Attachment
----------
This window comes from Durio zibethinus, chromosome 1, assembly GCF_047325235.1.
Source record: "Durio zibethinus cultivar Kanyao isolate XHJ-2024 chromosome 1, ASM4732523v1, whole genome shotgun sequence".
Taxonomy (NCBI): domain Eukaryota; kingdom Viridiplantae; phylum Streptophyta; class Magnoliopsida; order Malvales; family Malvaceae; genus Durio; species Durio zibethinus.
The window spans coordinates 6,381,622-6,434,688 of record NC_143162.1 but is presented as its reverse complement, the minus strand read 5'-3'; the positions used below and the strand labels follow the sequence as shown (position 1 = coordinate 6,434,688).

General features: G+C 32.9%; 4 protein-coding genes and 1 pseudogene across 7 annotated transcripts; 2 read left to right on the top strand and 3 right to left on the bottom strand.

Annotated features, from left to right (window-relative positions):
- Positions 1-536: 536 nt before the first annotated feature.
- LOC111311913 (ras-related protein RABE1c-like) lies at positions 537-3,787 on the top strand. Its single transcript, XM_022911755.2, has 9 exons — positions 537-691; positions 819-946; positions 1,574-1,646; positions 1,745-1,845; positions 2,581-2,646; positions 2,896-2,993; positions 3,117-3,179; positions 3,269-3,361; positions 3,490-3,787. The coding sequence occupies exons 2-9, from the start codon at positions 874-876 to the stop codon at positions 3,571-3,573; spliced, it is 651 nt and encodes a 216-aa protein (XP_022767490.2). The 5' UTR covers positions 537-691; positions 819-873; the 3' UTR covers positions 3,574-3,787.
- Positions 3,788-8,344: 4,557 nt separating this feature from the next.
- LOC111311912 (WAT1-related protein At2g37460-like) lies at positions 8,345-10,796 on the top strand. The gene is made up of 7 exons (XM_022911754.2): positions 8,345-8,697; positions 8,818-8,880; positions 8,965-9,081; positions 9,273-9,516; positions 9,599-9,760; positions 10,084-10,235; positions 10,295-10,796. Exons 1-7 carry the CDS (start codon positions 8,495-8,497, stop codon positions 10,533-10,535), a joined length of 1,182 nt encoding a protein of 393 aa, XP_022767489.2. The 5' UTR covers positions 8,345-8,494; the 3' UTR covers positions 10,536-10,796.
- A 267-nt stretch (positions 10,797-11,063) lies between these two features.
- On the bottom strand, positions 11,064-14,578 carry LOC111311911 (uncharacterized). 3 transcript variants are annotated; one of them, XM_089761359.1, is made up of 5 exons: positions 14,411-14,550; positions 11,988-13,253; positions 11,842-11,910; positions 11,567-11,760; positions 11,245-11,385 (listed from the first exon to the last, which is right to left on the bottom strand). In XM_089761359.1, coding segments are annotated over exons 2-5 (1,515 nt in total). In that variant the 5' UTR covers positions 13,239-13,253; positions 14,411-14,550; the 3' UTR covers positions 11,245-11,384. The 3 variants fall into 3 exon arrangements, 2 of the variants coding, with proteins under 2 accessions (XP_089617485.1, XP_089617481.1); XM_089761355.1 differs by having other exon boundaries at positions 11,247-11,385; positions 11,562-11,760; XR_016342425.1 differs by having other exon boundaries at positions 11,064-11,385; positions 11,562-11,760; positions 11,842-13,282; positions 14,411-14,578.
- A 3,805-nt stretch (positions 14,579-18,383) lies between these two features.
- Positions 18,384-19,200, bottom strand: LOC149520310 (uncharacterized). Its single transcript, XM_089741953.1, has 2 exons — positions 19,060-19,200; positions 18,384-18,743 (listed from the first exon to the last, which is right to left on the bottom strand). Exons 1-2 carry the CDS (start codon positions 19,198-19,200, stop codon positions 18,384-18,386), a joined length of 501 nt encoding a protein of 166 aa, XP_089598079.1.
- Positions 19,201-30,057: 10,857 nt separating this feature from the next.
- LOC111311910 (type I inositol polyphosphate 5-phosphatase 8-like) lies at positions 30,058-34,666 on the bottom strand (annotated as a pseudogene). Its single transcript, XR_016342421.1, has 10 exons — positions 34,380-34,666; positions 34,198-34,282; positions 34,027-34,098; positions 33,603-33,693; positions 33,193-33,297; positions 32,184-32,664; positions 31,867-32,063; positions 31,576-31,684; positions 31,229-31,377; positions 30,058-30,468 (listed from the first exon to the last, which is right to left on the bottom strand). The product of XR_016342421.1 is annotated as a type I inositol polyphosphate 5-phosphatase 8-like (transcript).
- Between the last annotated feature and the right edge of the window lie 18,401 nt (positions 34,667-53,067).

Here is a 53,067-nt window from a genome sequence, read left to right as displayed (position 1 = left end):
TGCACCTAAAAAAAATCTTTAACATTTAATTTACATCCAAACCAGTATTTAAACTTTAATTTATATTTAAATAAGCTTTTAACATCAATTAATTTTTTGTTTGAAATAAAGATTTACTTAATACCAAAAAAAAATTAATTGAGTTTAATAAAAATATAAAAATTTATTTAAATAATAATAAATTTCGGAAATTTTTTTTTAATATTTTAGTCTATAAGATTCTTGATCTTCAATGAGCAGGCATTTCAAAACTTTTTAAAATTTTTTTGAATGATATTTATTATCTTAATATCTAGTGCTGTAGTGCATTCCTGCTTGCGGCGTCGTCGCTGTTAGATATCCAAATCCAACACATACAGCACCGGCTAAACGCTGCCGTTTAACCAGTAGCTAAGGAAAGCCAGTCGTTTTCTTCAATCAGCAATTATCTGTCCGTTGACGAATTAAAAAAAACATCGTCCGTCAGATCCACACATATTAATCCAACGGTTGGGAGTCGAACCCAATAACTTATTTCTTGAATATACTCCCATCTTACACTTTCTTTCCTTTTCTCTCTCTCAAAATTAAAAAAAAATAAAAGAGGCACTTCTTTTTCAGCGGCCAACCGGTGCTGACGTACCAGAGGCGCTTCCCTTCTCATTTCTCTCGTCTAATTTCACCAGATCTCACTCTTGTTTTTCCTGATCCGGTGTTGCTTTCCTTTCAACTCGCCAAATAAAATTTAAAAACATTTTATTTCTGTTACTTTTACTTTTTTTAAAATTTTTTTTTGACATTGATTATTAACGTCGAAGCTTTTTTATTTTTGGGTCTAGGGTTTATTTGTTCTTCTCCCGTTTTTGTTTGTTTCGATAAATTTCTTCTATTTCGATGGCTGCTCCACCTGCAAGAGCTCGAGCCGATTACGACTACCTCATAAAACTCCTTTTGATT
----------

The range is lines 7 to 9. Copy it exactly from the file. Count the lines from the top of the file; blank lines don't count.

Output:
- Positions 1-536: 536 nt before the first annotated feature.
- LOC111311913 (ras-related protein RABE1c-like) lies at positions 537-3,787 on the top strand. Its single transcript, XM_022911755.2, has 9 exons — positions 537-691; positions 819-946; positions 1,574-1,646; positions 1,745-1,845; positions 2,581-2,646; positions 2,896-2,993; positions 3,117-3,179; positions 3,269-3,361; positions 3,490-3,787. The coding sequence occupies exons 2-9, from the start codon at positions 874-876 to the stop codon at positions 3,571-3,573; spliced, it is 651 nt and encodes a 216-aa protein (XP_022767490.2). The 5' UTR covers positions 537-691; positions 819-873; the 3' UTR covers positions 3,574-3,787.
- Positions 3,788-8,344: 4,557 nt separating this feature from the next.